According to the New York Times, 31,000 Koreans die each year of causes related to accidents (fires, car accidents,…). that’s the highest rate among OECD countries. Many things are done hastily and with an overly minimized-cost. From the tourists eyes, Seoul is a wonderful place to live. And it is. But there are many everyday safety concerns that the government needs to enforce – speeding public buses that run red lights to maintain schedules, delivery bikes that disobey traffic lights, drive on the sidewalk, and often on the wrong side of the road. The Sewol ferry boat accident is a heart breaking tragedy of what happens when safety is overlooked and unchecked by the government on a large scale.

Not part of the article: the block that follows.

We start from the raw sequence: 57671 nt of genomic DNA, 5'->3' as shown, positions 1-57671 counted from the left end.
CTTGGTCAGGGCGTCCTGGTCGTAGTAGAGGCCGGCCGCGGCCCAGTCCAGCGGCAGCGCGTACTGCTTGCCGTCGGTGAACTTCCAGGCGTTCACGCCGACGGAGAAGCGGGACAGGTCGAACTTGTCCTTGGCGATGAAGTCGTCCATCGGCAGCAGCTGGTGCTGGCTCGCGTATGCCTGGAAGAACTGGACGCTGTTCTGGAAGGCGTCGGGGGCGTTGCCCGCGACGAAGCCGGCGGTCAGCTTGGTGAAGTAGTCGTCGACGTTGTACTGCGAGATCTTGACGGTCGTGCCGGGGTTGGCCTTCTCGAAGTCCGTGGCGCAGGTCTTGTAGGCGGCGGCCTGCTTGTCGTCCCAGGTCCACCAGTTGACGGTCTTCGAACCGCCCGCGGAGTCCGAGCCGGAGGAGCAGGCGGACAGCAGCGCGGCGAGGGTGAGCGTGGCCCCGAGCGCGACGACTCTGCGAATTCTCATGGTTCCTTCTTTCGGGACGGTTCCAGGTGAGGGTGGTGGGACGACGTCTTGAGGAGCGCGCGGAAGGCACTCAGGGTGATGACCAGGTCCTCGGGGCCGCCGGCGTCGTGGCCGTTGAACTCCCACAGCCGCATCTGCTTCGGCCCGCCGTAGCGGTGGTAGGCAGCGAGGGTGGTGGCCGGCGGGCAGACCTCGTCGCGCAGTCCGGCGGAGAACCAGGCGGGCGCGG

Fortunately, the public is now focused on tackling these issues and one major safety issue has already been addressed. Gyeonggi Provincial buses, that travel along Highway 1 to Seoul, now require all passengers to be seated. In the past, rush hour buses were crammed with as many people as could sit and stand between the entrance and exit doors. The highway ride is long and it’s a wonder that this safety hazard wasn’t addressed sooner. But with the changes comes frustration. Additional buses haven’t been added to these routes and many people will end up queuing in longer lines. Small price to pay for our life.